Narcolepsy is a neurological sleep disorder most often characterized by excessive daytime sleepiness. Narcoleptics do not need more sleep than non-narcoleptics; rather, narcoleptics have difficulty controlling when to sleep and when to wake. Narcoleptics often have trouble staying asleep during the night and staying awake during the day (National Institute of Neurological Disorders and Stroke [NINDS], 2011).
About 70% of narcoleptics experience cataplexy, a sudden, temporary loss of muscle tone, often triggered by strong emotions like laughter. A minority experience dream-like hallucinations as they fall asleep and wake up.
Symptoms usually start between 12 – 25 years of age . Narcolepsy without cataplexy as rare, occurring in 1.37 per 100,000 person-years. Narcolepsy with cataplexy is even more rare, occurring in 0.74 per 100,000 person-years. Narcolepsy with cataplexy occurs in 0.02 – 0.05% of the population .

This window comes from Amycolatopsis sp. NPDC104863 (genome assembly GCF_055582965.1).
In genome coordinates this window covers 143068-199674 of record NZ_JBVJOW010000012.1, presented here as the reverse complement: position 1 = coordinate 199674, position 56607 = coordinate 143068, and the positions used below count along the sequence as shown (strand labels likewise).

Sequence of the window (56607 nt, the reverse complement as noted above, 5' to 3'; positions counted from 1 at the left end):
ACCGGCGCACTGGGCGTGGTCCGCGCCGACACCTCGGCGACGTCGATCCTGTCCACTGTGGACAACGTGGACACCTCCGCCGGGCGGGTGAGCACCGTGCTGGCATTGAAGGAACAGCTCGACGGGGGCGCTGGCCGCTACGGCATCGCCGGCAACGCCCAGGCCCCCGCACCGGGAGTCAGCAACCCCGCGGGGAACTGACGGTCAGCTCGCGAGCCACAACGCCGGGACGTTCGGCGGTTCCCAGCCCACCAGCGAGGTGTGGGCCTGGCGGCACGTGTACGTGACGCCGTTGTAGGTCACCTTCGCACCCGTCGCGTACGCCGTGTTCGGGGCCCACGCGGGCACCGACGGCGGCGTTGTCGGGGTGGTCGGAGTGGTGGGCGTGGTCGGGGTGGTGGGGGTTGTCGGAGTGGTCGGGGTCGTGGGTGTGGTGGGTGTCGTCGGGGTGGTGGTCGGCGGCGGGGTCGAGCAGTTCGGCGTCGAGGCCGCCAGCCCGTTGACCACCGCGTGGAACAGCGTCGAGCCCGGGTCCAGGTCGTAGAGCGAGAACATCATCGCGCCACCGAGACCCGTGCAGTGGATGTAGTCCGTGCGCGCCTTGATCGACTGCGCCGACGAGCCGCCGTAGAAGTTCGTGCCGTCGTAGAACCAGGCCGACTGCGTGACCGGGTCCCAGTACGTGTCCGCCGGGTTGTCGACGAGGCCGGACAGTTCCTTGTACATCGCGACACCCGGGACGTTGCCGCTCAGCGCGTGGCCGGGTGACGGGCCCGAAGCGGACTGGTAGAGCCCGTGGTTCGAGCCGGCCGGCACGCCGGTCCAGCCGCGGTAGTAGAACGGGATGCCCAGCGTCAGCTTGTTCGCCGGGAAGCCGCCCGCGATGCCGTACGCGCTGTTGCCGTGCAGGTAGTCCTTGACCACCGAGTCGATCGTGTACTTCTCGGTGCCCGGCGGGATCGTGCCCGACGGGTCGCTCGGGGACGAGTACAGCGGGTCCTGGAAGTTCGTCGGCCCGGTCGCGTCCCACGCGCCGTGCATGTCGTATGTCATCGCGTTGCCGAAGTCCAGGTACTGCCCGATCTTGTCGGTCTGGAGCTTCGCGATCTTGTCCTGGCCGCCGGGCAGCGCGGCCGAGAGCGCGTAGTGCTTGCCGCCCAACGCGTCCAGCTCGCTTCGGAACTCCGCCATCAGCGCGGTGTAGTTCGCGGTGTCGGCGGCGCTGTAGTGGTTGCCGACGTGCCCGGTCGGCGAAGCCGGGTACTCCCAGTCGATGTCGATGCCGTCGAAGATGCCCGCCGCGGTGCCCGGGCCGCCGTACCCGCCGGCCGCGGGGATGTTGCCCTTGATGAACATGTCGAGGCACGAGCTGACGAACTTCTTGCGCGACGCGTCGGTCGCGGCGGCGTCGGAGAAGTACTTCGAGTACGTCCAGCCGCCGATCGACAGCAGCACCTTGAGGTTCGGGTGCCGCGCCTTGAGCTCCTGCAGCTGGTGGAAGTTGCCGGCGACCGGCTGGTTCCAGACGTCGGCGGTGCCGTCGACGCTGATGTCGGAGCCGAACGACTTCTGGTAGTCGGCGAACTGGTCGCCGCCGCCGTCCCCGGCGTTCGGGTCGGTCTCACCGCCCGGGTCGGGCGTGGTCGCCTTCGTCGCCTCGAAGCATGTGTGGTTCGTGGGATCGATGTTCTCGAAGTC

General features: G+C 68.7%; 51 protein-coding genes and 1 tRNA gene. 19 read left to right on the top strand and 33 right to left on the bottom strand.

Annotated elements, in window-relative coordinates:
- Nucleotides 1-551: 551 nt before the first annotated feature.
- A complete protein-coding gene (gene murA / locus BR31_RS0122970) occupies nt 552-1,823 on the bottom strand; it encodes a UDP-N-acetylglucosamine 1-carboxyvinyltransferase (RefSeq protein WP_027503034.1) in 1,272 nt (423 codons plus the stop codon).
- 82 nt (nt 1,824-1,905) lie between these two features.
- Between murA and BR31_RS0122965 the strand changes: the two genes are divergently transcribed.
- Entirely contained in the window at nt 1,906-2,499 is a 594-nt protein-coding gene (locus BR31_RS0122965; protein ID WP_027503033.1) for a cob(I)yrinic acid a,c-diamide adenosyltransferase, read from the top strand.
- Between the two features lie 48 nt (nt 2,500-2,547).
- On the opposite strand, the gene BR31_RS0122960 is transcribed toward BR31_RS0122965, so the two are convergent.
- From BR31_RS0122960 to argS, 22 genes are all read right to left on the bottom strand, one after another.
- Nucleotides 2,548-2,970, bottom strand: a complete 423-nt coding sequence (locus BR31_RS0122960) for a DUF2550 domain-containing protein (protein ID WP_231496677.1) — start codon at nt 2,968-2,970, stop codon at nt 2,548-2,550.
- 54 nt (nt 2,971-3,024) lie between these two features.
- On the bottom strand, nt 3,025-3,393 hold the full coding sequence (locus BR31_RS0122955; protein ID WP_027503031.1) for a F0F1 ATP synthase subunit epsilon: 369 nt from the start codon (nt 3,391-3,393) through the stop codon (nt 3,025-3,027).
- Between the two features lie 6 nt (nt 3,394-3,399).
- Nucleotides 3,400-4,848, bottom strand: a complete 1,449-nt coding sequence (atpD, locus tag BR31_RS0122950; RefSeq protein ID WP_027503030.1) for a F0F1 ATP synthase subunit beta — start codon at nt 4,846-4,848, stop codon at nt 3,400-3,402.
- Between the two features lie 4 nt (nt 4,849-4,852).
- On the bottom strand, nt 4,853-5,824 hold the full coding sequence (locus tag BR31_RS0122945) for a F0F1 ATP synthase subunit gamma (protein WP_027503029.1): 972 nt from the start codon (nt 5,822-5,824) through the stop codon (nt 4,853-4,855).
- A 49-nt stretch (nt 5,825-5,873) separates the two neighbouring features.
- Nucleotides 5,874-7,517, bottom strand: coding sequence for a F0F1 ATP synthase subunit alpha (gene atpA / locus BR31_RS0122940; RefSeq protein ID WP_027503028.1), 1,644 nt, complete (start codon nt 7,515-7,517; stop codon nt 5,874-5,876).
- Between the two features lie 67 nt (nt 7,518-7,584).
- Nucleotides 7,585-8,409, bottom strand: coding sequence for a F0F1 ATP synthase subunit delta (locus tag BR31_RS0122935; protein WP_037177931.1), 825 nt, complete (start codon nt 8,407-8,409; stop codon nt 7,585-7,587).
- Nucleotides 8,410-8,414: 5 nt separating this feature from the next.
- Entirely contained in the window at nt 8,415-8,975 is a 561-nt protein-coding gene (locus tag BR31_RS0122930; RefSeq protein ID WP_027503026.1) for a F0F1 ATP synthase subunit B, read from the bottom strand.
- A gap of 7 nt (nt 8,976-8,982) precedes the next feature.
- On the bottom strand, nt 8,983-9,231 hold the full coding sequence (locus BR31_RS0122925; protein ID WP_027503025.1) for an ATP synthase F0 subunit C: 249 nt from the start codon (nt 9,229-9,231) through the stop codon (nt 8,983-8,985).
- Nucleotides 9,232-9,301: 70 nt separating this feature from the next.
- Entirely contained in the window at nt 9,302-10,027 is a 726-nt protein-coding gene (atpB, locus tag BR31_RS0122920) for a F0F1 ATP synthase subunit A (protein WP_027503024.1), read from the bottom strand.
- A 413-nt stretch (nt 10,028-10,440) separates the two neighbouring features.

The cause of narcolepsy is not entirely understood. Some reports indicate a potential environmental trigger like Streptococcus pyogenes or seasonal influenza infection. The infection may cause the immune system to mistakenly destroy neurons in the hypothalamus that produce hypocretin (orexin), a neurotransmitter involved in controlling sleep-wake cycles and appetite. Narcoleptics with cataplexy often have little to no hypocretin in their cerebrospinal fluid and experience weight gain.
Certain individuals are more likely to develop narcolepsy. Nearly 100% of narcoleptics carry the human leukocyte antigen (HLA) DQB1*0602 subtype, but only a minority of those that carry the HLA subtype develop narcolepsy .
While there is no cure for narcolepsy, treatment usually involves behavioral and drug therapies with such medicines as Modafinil. Drug therapies may come with side effects like nausea, headache, and nervousness.